Document Detail


Use of acyclovir, valacyclovir, and famciclovir in the first trimester of pregnancy and the risk of birth defects.
MedLine Citation:
PMID:  20736469     Owner:  NLM     Status:  MEDLINE    
Abstract/OtherAbstract:
CONTEXT: Herpes simplex and herpes zoster infections are common and often treated with antiviral drugs including acyclovir, valacyclovir, and famciclovir. Safety of these antivirals when used in the first trimester of pregnancy is insufficiently documented.
OBJECTIVE: To investigate associations between exposure to acyclovir, valacyclovir, and famciclovir in the first trimester of pregnancy and risk of major birth defects.
DESIGN, SETTING, AND PARTICIPANTS: Population-based historical cohort study of 837,795 live-born infants in Denmark from January 1, 1996, to September 30, 2008. Participants had no diagnoses of chromosomal aberrations, genetic syndromes, birth defect syndromes with known causes, or congenital viral infections. Nationwide registries were used to ascertain individual-level information on dispensed antiviral drugs, birth defect diagnoses (categorized according to a standardized classification scheme), and potential confounders.
MAIN OUTCOME MEASURE: Prevalence odds ratios (PORs) of any major birth defect diagnosed within the first year of life by exposure to antiviral drugs.
RESULTS: Among 1804 pregnancies exposed to acyclovir, valacyclovir, or famciclovir in the first trimester, 40 infants (2.2%) were diagnosed with a major birth defect compared with 19,920 (2.4%) among the unexposed (adjusted POR, 0.89; 95% confidence interval [CI], 0.65-1.22). For individual antivirals, a major birth defect was diagnosed in 32 of 1561 infants (2.0%) with first-trimester exposure to acyclovir (adjusted POR, 0.82; 95% CI, 0.57-1.17) and in 7 of 229 infants (3.1%) with first-trimester exposure to valacyclovir (adjusted POR, 1.21; 95% CI, 0.56-2.62). Famciclovir exposure was uncommon (n = 26), with 1 infant (3.8%) diagnosed with a birth defect. Exploratory analyses revealed no associations between antiviral drug exposure and 13 different subgroups of birth defects, but the number of exposed cases in each subgroup was small.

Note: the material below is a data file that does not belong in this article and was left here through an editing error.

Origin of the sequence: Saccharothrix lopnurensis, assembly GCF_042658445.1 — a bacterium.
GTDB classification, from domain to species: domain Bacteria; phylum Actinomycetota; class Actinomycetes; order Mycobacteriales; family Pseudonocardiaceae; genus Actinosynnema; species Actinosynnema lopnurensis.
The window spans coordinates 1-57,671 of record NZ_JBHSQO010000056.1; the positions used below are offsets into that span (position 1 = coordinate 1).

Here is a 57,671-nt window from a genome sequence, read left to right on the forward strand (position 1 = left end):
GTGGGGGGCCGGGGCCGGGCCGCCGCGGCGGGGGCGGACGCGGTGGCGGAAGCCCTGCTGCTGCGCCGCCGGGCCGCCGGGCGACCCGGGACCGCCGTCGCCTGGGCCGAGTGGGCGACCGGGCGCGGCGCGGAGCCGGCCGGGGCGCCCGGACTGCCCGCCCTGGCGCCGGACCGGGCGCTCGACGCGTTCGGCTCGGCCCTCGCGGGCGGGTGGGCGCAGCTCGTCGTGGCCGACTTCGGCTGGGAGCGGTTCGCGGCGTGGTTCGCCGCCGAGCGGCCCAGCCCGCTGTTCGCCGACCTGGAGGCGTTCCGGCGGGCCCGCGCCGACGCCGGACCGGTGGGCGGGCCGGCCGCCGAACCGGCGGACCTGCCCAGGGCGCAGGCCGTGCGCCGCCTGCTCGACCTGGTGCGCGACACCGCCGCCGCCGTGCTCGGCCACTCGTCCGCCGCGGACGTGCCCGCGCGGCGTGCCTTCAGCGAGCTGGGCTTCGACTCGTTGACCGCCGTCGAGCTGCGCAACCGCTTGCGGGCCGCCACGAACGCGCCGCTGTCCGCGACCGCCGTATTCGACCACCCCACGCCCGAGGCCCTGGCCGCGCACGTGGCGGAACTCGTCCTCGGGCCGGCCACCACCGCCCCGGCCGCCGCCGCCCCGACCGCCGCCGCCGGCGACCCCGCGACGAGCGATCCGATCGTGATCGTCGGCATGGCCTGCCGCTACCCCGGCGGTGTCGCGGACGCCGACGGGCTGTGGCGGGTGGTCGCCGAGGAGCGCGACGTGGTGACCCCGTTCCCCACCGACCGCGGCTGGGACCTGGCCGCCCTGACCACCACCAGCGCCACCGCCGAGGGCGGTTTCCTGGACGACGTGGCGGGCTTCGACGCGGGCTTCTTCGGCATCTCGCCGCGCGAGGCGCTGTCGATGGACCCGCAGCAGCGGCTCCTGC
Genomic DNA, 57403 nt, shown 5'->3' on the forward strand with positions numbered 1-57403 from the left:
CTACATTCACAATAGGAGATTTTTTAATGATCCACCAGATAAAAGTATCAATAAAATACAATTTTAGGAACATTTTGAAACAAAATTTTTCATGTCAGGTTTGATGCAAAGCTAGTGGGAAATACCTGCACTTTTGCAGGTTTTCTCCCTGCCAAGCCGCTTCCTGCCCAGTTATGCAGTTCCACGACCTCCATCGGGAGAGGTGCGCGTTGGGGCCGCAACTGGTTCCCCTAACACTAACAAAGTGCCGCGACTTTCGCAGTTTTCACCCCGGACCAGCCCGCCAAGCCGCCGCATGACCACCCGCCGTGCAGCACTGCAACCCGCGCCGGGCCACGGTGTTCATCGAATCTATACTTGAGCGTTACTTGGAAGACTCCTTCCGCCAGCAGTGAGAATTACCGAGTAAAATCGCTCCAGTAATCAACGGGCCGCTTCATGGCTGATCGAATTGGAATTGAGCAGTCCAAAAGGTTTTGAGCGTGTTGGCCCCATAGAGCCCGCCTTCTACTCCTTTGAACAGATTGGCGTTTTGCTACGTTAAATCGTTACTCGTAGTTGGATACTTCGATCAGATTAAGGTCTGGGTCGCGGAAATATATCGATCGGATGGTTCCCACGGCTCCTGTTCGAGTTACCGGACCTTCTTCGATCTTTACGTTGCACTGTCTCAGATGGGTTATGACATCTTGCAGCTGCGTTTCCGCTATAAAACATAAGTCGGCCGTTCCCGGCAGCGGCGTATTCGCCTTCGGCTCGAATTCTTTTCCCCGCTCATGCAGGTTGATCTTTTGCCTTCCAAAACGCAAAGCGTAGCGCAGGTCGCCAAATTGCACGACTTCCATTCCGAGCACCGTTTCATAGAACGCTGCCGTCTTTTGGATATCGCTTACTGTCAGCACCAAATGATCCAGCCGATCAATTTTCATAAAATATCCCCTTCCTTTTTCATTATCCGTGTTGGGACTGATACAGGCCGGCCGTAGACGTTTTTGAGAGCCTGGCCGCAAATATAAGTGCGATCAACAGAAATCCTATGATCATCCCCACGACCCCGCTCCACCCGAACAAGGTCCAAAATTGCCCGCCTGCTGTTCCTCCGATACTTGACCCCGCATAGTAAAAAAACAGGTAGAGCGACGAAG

CONCLUSION: In this large nationwide cohort, exposure to acyclovir or valacyclovir in the first trimester of pregnancy was not associated with an increased risk of major birth defects.
Authors:
Björn Pasternak; Anders Hviid
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Publication Detail:
Type:  Journal Article; Research Support, Non-U.S. Gov't    
Journal Detail:
Title:  JAMA : the journal of the American Medical Association     Volume:  304     ISSN:  1538-3598     ISO Abbreviation:  JAMA     Publication Date:  2010 Aug 
Date Detail:
Created Date:  2010-08-25     Completed Date:  2010-08-27     Revised Date:  2011-02-11    
Medline Journal Info:
Nlm Unique ID:  7501160     Medline TA:  JAMA     Country:  United States    
Other Details:
Languages:  eng     Pagination:  859-66     Citation Subset:  AIM; IM    
Affiliation:
Department of Epidemiology Research, Statens Serum Institut, Artillerivej 5, 2300 Copenhagen S, Denmark. bjp@ssi.dk
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MeSH Terms
Descriptor/Qualifier:
2-Aminopurine / adverse effects,  analogs & derivatives*,  therapeutic use
Abnormalities, Drug-Induced / epidemiology*
Acyclovir / adverse effects*,  analogs & derivatives*,  therapeutic use
Adolescent
Adult
Antiviral Agents / adverse effects*,  therapeutic use
Cohort Studies
Denmark / epidemiology
Female
Herpes Simplex / drug therapy
Herpes Zoster / drug therapy
Humans
Middle Aged
Pregnancy
Pregnancy Trimester, First
Retrospective Studies
Risk
Valine / adverse effects,  analogs & derivatives*,  therapeutic use
Young Adult
Chemical
Reg. No./Substance:
0/Antiviral Agents; 104227-87-4/famciclovir; 124832-27-5/valacyclovir; 452-06-2/2-Aminopurine; 59277-89-3/Acyclovir; 7004-03-7/Valine
Comments/Corrections
Comment In:
Evid Based Med. 2011 Feb;16(1):30   [PMID:  21109680 ]
JAMA. 2010 Aug 25;304(8):905-6   [PMID:  20736478 ]
JAMA. 2010 Nov 24;304(20):2242-3; author reply 2243   [PMID:  21098768 ]

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